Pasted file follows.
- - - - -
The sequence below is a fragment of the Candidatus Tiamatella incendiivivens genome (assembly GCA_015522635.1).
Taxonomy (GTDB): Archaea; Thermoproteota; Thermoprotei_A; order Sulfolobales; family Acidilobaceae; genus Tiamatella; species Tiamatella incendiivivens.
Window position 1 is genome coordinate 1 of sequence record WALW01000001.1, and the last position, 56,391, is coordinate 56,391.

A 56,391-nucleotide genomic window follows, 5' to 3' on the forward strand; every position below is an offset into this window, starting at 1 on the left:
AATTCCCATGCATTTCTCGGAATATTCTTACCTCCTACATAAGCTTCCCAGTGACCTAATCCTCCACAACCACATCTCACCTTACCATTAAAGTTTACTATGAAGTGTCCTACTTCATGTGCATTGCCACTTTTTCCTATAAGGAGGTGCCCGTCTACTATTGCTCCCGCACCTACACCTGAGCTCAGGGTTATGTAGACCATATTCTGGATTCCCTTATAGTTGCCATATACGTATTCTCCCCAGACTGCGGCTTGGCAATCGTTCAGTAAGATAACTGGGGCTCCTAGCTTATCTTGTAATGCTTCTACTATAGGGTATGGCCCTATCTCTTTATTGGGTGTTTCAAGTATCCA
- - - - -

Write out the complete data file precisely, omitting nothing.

The sequence below is a fragment of the Candidatus Tiamatella incendiivivens genome (assembly GCA_015522635.1).
Taxonomy (GTDB): Archaea; Thermoproteota; Thermoprotei_A; order Sulfolobales; family Acidilobaceae; genus Tiamatella; species Tiamatella incendiivivens.
Window position 1 is genome coordinate 1 of sequence record WALW01000001.1, and the last position, 56,391, is coordinate 56,391.

A 56,391-nucleotide genomic window follows, 5' to 3' on the forward strand; every position below is an offset into this window, starting at 1 on the left:
AATTCCCATGCATTTCTCGGAATATTCTTACCTCCTACATAAGCTTCCCAGTGACCTAATCCTCCACAACCACATCTCACCTTACCATTAAAGTTTACTATGAAGTGTCCTACTTCATGTGCATTGCCACTTTTTCCTATAAGGAGGTGCCCGTCTACTATTGCTCCCGCACCTACACCTGAGCTCAGGGTTATGTAGACCATATTCTGGATTCCCTTATAGTTGCCATATACGTATTCTCCCCAGACTGCGGCTTGGCAATCGTTCAGTAAGATAACTGGGGCTCCTAGCTTATCTTGTAATGCTTCTACTATAGGGTATGGCCCTATCTCTTTATTGGGTGTTTCAAGTATCCA